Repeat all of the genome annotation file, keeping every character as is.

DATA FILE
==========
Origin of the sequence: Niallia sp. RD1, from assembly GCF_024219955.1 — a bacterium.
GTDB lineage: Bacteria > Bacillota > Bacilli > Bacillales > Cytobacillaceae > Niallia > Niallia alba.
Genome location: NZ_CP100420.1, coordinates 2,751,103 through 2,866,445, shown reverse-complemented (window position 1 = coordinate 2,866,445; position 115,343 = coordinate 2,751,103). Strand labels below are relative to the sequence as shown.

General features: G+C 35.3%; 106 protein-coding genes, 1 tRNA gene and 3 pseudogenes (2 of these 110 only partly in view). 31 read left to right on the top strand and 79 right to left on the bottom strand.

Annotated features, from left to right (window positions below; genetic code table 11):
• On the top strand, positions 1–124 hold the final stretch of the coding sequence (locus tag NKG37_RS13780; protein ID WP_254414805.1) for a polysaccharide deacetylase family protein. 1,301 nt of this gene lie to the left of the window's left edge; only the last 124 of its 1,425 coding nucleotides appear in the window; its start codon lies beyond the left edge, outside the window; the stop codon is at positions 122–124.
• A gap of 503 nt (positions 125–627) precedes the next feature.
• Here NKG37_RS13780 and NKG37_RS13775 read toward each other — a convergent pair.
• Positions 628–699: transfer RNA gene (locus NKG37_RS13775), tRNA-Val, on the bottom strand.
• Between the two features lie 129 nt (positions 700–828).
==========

Origin of the sequence: Niallia sp. RD1, from assembly GCF_024219955.1 — a bacterium.
GTDB lineage: Bacteria > Bacillota > Bacilli > Bacillales > Cytobacillaceae > Niallia > Niallia alba.
Genome location: NZ_CP100420.1, coordinates 2,751,103 through 2,866,445, shown reverse-complemented (window position 1 = coordinate 2,866,445; position 115,343 = coordinate 2,751,103). Strand labels below are relative to the sequence as shown.

General features: G+C 35.3%; 106 protein-coding genes, 1 tRNA gene and 3 pseudogenes (2 of these 110 only partly in view). 31 read left to right on the top strand and 79 right to left on the bottom strand.

Annotated features, from left to right (window positions below; genetic code table 11):
• On the top strand, positions 1–124 hold the final stretch of the coding sequence (locus tag NKG37_RS13780; protein ID WP_254414805.1) for a polysaccharide deacetylase family protein. 1,301 nt of this gene lie to the left of the window's left edge; only the last 124 of its 1,425 coding nucleotides appear in the window; its start codon lies beyond the left edge, outside the window; the stop codon is at positions 122–124.
• A gap of 503 nt (positions 125–627) precedes the next feature.
• Here NKG37_RS13780 and NKG37_RS13775 read toward each other — a convergent pair.
• Positions 628–699: transfer RNA gene (locus NKG37_RS13775), tRNA-Val, on the bottom strand.
• Between the two features lie 129 nt (positions 700–828).